Migration is defined as permanent or semi-permanent change of residence with an opening intention of settling at destination region permanently or temporarily of an individual or group of people over a significant distance.
The roving instinct, it is said, is intrinsic to human nature: the need to search for food, pasture and resources; the desire to travel and explore; but also to conquer and possess. Population movements have been the carriers of innovation from one region to another.in this quest he becomes a tourist and a migrant. there is a strong inter-linkage between these two.
Cause of migration can be natural calamity, climatic change, epidemics, over population, better employment opportunities, desire to get rich quickly need for political freedom.
Migration can be voluntary and involuntary. People migrate for economic benefits under voluntary migration and involuntary includes social, religious and political. It can be short-term where people move for short periods and long-term where they move for good. The long-term migration is called emigration.
There are some pressing questions. Why has such a large proportion of the world’s population not migrated? Is it because they do not want to, or do not have the need to? Is it because their ‘moorings’ are holding them firmly in place – their family ties, jobs, culture, familiarity and simply feeling ‘at home’? Or could it be that many millions would want to migrate, but are prevented from doing so, either by their own poverty which isolates them (they do not have a passport, and/or cannot pay for the ticket to travel) or because of the political and institutional barriers to their movement? These can be called intervening obstacles to migrate. It is one of the ironies of globalisation that whilst goods, capital, knowledge, entrepreneurship and the media are free to flow across borders, labour, that other crucial factor of production, is not. In fact, on the whole people are less free to migrate now than they were a hundred years ago.
Hence, the otherwise attractive notion of the ‘age of migration’ needs to be qualified: migration for some, but not for others. Fine if you are white, from a wealthy country in Europe, North America or elsewhere in the developed world, or if you have money to invest or valuable skills to deploy. But if you are from a poor country in Africa, Latin America or parts of Asia: forget it. Basing his analysis on the empirical example of Cape Verde, an island country with a long tradition of emigration to various parts of the world, Jørgen Carling draws attention to the separation between Cape Verdeans’ widespread aspiration to migrate, and their current inability to do so. For them, the ‘age of migration’ has become the ‘age of involuntary immobility’ (Carling 2002).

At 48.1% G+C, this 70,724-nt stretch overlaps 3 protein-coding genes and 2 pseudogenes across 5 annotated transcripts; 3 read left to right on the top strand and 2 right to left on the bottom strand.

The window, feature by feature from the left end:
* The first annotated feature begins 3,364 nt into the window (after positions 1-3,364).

The UNPD’s figure of 214 million can be regarded as a ‘best estimate’ but it obscures two major statistical problems. First, the criteria for defining who is a migrant vary from country to country, the chief difference being between citizenship and birthplace or prior residence. Naturalisation converts foreign-born immigrants into citizens and thus removes them from the migration count if citizenship is the criterion of measurement. People born in the host country to immigrant parents – the ‘second generation’ – can remain classified as non-citizens on the ius sanguinis or ‘blood’ rule and thus be counted as part of the ‘foreign’ or ‘immigrant’ population, even though they themselves have not immigrated. The second problem is the – by definition unknown – quantity of ‘undocumented’ or ‘irregular’ immigrants, often branded ‘illegal immigrants’.Migration is important because of the way it shapes and re-shapes societies, making them more diverse and complex. But it also creates sharp divisions between those who accept the need for migrants and welcome the economic and cultural contributions they make, and those who oppose them. The latter group, politically motivated, often exaggerate the numbers of migrants, employ repeated use of prejudicial terms such as ‘illegal immigrants’ and ‘bogus asylum-seekers’ and tend to scapegoat migrants for the ills of the society they seek to join – like crime, drugs and unemployment. These anti-migration discourses need to be confronted by a more objective analysis of the process of migration, starting with a recognition of the diversity of the phenomenon.
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